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The Suburbanite
  • Oliver Luck knows how to predict college landscape

  • Oliver Luck isn’t just Andrew’s dad. He’s the man with foresight for West Virginia athletics.

     

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  • The AD behind Oliver Luck’s business card isn’t just for athletics director. Luck, who played quarterback and graduated as a Mountaineer before earning a law degree while playing in the NFL, is a smart man.
    He knows what AD really means.
    “Andrew’s Dad,” Luck told the Pro Football Hall of Fame Luncheon Club on Monday at Tozzi’s on 12th.
    More than just being the father of last year’s No. 1 NFL Draft pick, Oliver Luck is an intelligent man who may, one day, be credited with saving West Virginia’s 17 sports programs. He was, after all, influential in getting the Mountaineers into the Big 12 because he had the foresight to see West Virginia’s place in the Big East was diminishing.
    By securing a relationship with the Big 12, West Virginia will have a place at the “big boys” table that is about to start changing the landscape of college football, Luck believes.
    “We are in an arm’s race and what you’re seeing is the big picture starting to take shape,” Luck said.
    Luck aligned West Virginia with the Big 12, one of five power conferences taking shape. The others are the Big Ten, Pac-12, SEC and ACC. The gap, Luck said, is widening between those conferences and mid-major conferences.
    “Those five conferences essentially put together the new football format with little or no input from the NCAA,” Luck said. “I think you could see one day down the road (maybe when) those five conferences are self-governing.”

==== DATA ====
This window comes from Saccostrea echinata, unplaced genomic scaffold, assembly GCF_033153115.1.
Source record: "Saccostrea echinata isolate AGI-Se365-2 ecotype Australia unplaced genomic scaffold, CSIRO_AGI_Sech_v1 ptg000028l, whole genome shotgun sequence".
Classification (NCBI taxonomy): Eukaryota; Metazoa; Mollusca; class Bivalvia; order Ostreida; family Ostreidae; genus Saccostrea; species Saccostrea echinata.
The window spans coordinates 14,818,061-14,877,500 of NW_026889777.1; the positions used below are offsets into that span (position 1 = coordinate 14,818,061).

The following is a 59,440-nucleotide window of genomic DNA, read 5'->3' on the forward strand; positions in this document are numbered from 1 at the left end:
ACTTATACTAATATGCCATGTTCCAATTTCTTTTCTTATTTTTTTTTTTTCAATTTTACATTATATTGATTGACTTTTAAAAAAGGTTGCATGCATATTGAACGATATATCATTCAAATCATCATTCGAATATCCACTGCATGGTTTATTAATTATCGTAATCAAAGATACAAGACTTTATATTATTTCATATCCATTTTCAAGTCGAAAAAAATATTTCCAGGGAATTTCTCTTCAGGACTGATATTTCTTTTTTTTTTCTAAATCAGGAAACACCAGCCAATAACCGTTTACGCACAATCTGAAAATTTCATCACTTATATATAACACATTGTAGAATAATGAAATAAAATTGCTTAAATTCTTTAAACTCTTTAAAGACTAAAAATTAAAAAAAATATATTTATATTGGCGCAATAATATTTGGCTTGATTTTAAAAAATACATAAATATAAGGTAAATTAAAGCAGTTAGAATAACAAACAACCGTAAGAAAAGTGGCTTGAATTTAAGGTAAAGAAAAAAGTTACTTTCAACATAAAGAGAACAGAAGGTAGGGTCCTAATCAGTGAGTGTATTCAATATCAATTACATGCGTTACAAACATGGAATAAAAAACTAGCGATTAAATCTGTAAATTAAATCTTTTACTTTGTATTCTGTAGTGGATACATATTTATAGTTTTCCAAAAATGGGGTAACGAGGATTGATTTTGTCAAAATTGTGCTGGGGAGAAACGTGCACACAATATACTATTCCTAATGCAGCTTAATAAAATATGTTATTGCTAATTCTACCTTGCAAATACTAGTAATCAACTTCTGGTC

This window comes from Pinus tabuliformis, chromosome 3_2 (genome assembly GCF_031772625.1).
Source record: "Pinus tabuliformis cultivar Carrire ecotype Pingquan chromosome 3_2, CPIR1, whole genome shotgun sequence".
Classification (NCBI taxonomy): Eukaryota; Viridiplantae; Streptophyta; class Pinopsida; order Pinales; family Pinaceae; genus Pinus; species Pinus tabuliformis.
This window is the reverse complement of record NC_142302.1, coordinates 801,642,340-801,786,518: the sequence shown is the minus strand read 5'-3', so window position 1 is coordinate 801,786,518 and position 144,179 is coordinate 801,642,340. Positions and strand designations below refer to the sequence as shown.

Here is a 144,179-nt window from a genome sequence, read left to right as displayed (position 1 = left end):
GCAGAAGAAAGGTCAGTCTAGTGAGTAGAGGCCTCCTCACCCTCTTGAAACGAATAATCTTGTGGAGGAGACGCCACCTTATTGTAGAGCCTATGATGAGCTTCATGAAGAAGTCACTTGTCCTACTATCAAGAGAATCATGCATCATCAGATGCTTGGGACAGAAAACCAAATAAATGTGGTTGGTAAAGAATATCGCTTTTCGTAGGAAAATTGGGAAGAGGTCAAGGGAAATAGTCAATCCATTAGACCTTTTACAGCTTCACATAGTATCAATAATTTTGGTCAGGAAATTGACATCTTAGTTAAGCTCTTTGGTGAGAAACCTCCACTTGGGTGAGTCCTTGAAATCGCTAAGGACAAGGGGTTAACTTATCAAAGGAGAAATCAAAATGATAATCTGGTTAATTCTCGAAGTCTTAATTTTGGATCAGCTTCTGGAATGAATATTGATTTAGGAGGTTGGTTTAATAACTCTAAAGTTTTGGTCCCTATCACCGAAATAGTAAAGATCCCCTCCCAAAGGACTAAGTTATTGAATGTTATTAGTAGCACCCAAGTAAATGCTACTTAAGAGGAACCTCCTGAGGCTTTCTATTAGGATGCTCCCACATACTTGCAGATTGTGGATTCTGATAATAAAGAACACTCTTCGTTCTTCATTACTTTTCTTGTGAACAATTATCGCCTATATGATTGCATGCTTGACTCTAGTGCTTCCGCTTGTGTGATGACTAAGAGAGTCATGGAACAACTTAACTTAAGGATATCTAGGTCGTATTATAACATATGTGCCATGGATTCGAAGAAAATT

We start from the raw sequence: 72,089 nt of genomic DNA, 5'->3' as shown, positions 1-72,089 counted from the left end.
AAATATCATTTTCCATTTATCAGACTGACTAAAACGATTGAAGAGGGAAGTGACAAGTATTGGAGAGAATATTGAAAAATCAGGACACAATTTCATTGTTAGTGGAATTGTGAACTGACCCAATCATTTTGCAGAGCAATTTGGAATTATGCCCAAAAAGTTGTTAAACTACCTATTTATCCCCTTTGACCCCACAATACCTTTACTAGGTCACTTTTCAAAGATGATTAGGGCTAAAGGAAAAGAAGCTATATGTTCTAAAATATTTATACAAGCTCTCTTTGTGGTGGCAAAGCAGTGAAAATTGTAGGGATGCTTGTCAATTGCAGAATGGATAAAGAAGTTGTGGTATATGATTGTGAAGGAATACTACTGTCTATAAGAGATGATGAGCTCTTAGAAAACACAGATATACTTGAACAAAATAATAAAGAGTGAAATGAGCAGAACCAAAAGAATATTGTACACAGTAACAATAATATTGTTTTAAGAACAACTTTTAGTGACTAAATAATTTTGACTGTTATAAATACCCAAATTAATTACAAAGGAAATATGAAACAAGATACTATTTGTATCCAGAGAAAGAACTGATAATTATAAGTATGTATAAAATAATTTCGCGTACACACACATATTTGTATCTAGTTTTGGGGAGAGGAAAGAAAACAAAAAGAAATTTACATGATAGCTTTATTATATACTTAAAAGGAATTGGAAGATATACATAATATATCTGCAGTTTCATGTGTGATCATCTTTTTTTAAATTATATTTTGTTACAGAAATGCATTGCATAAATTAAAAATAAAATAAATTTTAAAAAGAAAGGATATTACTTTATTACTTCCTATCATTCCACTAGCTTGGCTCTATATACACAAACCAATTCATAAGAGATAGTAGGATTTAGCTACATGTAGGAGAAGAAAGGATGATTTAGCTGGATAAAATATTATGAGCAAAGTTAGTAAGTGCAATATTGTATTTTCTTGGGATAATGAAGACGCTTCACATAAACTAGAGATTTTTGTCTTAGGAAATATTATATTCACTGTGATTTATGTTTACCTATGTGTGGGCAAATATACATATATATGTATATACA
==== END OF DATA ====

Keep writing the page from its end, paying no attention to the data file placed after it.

Luck saw this all taking shape, as did many proactive athletic directors across the country, before he arrived in Morgantown.
    “I took the job in June 2010 and in about a month, one big puzzle piece moved, which was Nebraska joining the Big 10 and leaving the Big 12. Then Colorado left the Big 12,” Luck said. “It was obvious to me the top 60 or 70 universities were going to go through a fairly tumultuous time period in realigning themselves.”
    The Big East had an opportunity to get Penn State in the 1980s, and didn’t.
    “Not building a conference around Penn State was a fatal mistake,” Luck said.
    But Luck faces some problems at West Virginia. He is trying to make sure his football program keeps up in the arms race. His basketball team is coming off one of Bob Huggins’ worst seasons as a college head coach.
    Location is an issue. Luck called West Virginia the northern most southern state, the southern most northern state. Next to Florida, West Virginia has the second largest elderly population and the population of the state is only 1.8 million.
    “More or less, it’s the same 1.8 million when I was in school there,” Luck said, joking. “The demographics aren’t real healthy.”
    Page 2 of 2 - But the TV contract in the Big 12 will help. West Virginia more than tripled its TV revenue to about $30 million. However, Luck sees what the Big Ten did in adding Maryland and Rutgers and it makes perfect sense to him.
    He said Big Ten Commissioner Jim Delaney added those two schools to make the conference’s demographics more appealing, in addition to the TV markets.
    “I took this job with one goal in mind ... to make sure we could figure out a way to be a member of a power football conference,” Luck said. “Basketball, with all its movement, has zero (conference) value. It’s all about football and the insatiable desire Americans have to watch football on television. When Fox Sports and ESPN did the most recent deal with the ACC, the Fox people told the ACC 80 percent of the value of that contract was because of football and 20 percent because of basketball. Think about that. The ACC is a great basketball conference. It’s all about football.”